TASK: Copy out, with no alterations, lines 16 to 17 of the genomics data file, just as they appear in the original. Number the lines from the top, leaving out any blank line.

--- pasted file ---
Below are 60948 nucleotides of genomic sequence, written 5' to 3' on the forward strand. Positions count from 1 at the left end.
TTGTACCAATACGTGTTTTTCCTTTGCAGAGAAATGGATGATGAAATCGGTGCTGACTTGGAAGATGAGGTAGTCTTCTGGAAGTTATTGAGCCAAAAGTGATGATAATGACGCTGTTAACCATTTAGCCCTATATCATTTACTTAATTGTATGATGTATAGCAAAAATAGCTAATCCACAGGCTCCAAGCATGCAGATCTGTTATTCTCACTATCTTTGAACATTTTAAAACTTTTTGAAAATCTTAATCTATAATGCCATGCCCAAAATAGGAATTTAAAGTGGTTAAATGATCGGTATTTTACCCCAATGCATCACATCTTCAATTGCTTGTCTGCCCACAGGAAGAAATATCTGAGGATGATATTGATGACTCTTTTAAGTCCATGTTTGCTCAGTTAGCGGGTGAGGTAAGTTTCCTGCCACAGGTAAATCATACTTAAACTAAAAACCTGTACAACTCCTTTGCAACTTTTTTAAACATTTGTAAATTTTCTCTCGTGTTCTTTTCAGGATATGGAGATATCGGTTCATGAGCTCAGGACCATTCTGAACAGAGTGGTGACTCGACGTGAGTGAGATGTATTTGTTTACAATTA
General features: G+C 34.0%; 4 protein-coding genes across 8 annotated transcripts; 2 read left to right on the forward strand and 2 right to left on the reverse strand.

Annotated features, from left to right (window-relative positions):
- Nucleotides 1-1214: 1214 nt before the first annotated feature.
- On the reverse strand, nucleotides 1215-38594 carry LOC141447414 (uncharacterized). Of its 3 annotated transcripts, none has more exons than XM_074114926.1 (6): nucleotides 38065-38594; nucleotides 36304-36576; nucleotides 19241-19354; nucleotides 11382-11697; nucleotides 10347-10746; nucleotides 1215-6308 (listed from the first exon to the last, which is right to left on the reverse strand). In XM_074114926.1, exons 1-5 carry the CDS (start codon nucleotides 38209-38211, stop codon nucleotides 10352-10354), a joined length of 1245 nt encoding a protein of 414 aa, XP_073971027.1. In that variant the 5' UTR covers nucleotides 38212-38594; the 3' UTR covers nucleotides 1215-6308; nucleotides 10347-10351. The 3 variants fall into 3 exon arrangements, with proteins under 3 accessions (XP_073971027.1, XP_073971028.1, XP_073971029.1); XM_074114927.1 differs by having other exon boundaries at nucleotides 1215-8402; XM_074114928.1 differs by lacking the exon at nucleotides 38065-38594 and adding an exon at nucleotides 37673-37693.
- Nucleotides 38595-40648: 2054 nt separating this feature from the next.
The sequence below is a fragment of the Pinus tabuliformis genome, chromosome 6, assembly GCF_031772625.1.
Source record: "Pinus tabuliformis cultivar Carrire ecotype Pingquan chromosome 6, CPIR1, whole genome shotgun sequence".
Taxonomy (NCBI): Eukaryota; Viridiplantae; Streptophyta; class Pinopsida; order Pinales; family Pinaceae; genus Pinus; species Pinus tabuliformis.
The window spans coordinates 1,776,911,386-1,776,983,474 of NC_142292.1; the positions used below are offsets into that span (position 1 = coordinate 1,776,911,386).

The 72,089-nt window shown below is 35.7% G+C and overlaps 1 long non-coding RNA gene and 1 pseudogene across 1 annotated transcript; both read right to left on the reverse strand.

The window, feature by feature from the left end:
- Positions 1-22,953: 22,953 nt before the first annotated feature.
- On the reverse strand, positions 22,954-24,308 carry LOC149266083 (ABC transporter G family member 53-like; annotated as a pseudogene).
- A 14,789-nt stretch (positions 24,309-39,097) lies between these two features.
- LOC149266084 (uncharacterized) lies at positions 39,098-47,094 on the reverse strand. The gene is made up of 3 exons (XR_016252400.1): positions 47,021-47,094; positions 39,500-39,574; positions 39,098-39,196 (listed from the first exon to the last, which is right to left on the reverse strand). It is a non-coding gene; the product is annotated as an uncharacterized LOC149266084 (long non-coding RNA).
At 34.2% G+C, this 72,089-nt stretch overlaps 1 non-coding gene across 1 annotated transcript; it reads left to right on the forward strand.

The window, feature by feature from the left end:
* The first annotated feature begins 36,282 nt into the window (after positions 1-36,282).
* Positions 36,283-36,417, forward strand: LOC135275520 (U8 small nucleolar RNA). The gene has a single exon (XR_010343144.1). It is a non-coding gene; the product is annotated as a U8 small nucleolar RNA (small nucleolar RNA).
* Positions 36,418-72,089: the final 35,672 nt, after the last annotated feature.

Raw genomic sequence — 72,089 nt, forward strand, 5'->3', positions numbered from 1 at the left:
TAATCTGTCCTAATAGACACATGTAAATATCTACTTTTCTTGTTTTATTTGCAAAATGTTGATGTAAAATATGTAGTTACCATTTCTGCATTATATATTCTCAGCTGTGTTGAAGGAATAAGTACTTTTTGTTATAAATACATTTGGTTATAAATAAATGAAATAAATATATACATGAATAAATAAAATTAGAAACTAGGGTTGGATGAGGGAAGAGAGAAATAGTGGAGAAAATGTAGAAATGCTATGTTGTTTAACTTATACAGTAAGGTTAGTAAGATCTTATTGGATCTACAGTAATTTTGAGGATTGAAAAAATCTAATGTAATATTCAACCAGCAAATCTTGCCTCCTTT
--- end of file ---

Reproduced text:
- A 14,789-nt stretch (positions 24,309-39,097) lies between these two features.
- LOC149266084 (uncharacterized) lies at positions 39,098-47,094 on the reverse strand. The gene is made up of 3 exons (XR_016252400.1): positions 47,021-47,094; positions 39,500-39,574; positions 39,098-39,196 (listed from the first exon to the last, which is right to left on the reverse strand). It is a non-coding gene; the product is annotated as an uncharacterized LOC149266084 (long non-coding RNA).